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News-Sentinel.com Your Town. Your Voice.
Opening Arguments

Cheezburger good

Ha. So, what is "the greatest food in human history"?

Hint: It has 390 calories. It contains 23g, or half a daily serving, of protein, plus 7% of daily fiber, 20% of daily calcium and so on.

Also, you can get it in 14,000 locations in the US and it usually costs $1. Presenting one of the unsung wonders of modern life, the McDonald’s McDouble cheeseburger.

[. . .]

The outraged replies to the notion of McDouble supremacy — if it’s not the cheapest, most nutritious and most bountiful food in human history, it has to be pretty close — comes from the usual coalition of class snobs, locavore foodies and militant anti-corporate types. I say usual because these people are forever proclaiming their support for the poor and for higher minimum wages that would supposedly benefit McDonald’s workers. But they’re completely heartless when it comes to the other side of the equation: cost.

[. . .]

Junk food costs as little as $1.76 per 1,000 calories, whereas fresh veggies and the like cost more than 10 times as much, found a 2007 University of Washington survey for the Journal of the American Dietetic Association. A 2,000-calorie day of meals would, if you stuck strictly to the good-for-you stuff, cost $36.32, said the study’s lead author, Adam Drewnowski.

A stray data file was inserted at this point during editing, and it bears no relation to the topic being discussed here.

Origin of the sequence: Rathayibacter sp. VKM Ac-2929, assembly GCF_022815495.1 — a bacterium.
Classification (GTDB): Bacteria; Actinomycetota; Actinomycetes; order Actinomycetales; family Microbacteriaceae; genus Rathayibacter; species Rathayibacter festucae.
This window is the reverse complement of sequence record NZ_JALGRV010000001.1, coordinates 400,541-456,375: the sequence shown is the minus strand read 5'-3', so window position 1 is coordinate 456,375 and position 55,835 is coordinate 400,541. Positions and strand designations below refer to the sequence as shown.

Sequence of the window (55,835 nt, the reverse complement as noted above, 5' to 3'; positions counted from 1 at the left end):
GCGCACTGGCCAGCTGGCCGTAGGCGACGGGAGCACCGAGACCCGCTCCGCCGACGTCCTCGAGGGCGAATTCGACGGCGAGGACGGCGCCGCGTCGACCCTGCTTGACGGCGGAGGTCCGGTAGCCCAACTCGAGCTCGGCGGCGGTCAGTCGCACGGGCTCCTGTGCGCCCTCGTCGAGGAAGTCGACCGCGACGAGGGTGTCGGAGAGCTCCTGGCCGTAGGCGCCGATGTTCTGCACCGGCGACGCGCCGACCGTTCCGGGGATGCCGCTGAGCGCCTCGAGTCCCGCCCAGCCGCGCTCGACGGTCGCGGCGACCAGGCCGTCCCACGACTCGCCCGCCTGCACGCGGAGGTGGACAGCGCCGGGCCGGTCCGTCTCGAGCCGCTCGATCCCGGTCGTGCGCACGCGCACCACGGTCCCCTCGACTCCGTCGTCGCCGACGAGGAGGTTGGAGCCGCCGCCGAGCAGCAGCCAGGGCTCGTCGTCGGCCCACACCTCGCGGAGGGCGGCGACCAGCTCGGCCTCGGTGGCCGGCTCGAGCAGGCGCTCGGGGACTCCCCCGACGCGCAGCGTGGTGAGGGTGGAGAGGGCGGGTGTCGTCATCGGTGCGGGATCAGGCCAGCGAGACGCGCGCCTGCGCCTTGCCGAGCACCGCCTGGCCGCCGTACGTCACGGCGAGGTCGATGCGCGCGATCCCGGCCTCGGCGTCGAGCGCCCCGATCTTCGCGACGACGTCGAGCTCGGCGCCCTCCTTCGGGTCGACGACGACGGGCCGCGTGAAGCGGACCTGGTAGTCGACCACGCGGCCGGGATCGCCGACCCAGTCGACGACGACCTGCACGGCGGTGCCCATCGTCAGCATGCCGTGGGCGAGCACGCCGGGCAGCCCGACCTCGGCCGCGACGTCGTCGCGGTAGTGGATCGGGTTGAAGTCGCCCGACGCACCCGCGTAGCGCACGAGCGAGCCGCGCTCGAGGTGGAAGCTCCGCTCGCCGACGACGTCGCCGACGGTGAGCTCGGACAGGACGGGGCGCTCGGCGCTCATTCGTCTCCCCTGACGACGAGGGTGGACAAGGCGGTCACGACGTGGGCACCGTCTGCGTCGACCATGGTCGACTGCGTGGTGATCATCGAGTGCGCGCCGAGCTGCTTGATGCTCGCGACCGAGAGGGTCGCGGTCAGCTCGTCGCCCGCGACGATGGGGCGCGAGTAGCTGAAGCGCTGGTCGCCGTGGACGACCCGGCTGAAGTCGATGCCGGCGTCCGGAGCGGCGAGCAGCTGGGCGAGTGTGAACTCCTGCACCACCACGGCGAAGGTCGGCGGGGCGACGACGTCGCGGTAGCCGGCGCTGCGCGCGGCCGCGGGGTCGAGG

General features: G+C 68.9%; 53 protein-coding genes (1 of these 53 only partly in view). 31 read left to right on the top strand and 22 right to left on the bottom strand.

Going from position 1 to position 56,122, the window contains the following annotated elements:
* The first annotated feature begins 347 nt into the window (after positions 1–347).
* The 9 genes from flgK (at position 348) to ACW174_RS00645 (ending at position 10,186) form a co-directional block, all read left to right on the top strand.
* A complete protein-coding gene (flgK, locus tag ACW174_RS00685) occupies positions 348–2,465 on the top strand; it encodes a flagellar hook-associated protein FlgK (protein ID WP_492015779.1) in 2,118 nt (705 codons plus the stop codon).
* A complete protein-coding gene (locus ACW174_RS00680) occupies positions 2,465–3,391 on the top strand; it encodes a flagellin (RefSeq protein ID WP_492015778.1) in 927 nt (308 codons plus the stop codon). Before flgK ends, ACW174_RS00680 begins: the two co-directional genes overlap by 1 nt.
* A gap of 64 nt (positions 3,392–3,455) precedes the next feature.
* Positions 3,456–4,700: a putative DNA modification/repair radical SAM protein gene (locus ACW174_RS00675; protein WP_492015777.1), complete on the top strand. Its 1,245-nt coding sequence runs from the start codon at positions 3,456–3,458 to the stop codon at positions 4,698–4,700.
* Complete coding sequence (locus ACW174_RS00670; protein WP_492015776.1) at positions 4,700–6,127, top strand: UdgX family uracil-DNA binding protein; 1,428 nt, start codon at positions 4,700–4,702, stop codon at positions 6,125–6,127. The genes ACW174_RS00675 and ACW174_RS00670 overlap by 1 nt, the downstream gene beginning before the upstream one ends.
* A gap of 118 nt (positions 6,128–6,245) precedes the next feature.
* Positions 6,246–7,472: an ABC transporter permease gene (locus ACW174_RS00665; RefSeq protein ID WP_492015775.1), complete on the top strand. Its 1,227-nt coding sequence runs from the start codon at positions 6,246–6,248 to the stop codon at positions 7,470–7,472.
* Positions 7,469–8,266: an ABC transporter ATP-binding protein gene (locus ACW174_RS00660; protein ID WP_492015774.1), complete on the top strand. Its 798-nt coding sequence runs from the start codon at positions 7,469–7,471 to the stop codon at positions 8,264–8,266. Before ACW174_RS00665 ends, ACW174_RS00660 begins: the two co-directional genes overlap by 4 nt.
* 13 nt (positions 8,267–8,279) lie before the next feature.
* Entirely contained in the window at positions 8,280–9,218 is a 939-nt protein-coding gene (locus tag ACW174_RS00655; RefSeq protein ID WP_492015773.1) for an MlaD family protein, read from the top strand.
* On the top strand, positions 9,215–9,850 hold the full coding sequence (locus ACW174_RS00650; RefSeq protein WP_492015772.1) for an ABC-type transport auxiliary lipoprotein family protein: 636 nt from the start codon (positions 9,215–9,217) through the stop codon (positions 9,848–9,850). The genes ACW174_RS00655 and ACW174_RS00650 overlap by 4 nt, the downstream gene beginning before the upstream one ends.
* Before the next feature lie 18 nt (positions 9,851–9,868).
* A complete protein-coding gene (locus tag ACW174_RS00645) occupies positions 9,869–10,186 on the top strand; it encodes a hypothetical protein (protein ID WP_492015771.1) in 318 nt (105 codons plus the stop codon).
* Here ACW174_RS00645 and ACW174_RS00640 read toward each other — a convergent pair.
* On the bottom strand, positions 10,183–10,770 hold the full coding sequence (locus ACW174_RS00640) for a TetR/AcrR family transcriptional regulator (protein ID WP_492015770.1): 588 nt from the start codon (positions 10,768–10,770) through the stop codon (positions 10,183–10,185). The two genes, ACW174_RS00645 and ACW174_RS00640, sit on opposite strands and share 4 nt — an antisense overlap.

That may be overstating things a tad, but it's a fun claim with which to goad the stuffy foodies a little. It once was true that if you had a steady diet of fast food it wouldn't be good for you but that anyone who objected to an occasional indulgence was just being an ass. Not sure that is true anymore -- in response to customer demand, more healthy items are showing up on the menus.

It's easy to to forget how valuable fast food places were when they first came along. Cars made them possible, of course, and what the restaurants offered people, even families of modest means, was predictability -- a McDonald's cheeseburger is exactly the same in Nevada or Indiana or New York -- and low prices. That meant customers got real value. But people want more diversity now, so the restaurants are rising to the challenge. A beautiful success story of capitalism in action.

Posted in: Food and Drink